Revisiting Vietnam American RadioWorks
  Vietnam Scrapbook

Tong Thao
Saint Paul, MN, USA

By July 13, 2000, it would be six years already since my father passed away. During the Vietnam War, my father served as a clandestine soldier for the United States Central Intelligence Agency that was secretly operating in Laos. He and other Hmong soldiers were responsible for rescuing shot down American pilots, providing logistics and intelligence for the CIA, defending U.S airbases in northern Laos, and performing every conceivable duty needed to prevent the NVA from supplying their southern Vietcong brethren, on the Ho Chi Minh Trail. The U.S also needed the Hmong guerrillas to defend northern Laos at all costs. If the Pathet Lao and NVA forces were to enter Vientiane, the capital of Laos, they would annouce to the world that the United States had violated the neutralization agreement signed on July 23, 1962, in Geneva. If this were to happen, the United States would be prevented from operating in Laos and, additionally, send clandestine soldiers, the Hmong, for example, to fight against the invading North Vietnamese Army, in North Vietnam.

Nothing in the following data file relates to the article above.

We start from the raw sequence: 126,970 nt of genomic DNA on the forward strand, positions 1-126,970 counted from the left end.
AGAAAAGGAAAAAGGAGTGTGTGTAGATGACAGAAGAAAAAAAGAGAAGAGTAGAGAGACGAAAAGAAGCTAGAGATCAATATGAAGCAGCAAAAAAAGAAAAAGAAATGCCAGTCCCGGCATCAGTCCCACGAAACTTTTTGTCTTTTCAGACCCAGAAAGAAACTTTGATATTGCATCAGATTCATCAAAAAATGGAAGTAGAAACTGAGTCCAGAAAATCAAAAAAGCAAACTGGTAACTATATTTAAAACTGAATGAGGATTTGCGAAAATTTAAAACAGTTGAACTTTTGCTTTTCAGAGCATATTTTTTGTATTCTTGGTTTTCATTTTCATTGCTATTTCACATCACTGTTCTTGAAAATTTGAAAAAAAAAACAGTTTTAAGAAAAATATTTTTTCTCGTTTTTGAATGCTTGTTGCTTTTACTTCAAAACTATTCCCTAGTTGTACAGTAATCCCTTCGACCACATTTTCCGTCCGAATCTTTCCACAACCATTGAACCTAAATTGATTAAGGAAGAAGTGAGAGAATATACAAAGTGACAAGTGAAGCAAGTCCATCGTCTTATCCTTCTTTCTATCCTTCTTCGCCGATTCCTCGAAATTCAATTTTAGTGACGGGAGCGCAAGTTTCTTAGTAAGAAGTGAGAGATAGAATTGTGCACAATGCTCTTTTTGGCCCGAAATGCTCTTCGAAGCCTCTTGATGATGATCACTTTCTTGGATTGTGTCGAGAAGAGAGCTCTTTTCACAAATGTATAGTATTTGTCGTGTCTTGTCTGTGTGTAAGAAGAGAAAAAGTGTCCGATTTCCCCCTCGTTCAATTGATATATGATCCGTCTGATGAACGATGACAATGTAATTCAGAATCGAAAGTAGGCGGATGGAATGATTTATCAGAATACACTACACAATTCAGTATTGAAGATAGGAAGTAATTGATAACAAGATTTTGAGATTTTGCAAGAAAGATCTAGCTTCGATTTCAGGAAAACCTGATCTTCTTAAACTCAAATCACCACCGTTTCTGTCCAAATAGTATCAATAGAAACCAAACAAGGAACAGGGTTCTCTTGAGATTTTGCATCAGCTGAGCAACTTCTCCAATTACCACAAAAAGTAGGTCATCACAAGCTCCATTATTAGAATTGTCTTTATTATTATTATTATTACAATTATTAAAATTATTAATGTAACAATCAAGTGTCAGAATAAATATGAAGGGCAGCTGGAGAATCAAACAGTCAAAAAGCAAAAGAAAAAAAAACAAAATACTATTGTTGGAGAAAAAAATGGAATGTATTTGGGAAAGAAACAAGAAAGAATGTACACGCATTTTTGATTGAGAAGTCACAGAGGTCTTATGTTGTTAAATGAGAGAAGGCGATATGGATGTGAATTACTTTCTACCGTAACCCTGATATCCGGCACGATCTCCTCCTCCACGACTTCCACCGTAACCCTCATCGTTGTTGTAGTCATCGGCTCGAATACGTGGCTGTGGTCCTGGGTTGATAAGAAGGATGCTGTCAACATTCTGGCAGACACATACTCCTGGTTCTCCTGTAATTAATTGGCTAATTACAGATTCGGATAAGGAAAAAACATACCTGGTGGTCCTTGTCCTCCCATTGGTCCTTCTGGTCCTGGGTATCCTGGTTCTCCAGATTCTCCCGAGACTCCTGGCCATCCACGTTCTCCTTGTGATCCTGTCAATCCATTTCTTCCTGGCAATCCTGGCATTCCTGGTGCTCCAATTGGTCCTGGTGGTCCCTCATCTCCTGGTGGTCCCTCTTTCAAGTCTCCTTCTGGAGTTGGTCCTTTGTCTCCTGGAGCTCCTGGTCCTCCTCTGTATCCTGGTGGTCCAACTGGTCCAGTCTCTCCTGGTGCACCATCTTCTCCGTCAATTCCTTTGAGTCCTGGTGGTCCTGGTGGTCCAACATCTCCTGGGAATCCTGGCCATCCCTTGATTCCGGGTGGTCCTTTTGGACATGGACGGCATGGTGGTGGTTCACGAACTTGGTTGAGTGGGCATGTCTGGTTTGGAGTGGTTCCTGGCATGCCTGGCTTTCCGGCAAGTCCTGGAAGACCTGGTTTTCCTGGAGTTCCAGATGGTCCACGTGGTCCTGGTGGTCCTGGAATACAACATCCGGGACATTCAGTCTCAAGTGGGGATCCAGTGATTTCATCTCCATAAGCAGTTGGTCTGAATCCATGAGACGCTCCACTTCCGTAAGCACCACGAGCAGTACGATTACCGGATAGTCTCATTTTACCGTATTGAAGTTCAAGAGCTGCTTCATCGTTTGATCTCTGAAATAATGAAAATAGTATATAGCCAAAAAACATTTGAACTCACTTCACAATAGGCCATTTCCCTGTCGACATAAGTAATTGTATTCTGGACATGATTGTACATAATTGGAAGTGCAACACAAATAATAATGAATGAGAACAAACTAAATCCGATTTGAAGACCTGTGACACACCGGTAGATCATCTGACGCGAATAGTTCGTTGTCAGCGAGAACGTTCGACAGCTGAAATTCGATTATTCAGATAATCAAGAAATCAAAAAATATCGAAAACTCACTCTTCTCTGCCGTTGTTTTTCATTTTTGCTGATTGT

When the United States pulled out of the Vietnam War, it also pulled out of its involvement in Laos. My father and many other Hmong guerrillas, thus, were left to face starvation, persecution and death by the NVA and the victorious communist Pathet Lao (Lao Nation) regime. Luckily, in the summer of 1984, my father was able to escape us to Thailand. In June of 1986, my family immigrated to the United States, settling in "friendly" Minnesota.

My father survived the war, yet the pscyhological impact of it lingered with him. We would be so afraid to wake him up, whenever he's asleep, because he would be startled and snap out of his dream as if he had been awoke by an explosion or a rat-tat-tat. In such a situation, he would sometimes fall off the bed and hurt himself.

My father and other former Hmong guerrillas were never given recognition and honored for their courageous service during the Vietnam War, until recently. I will never forget that my father lived a silent life after the Vietnam War.


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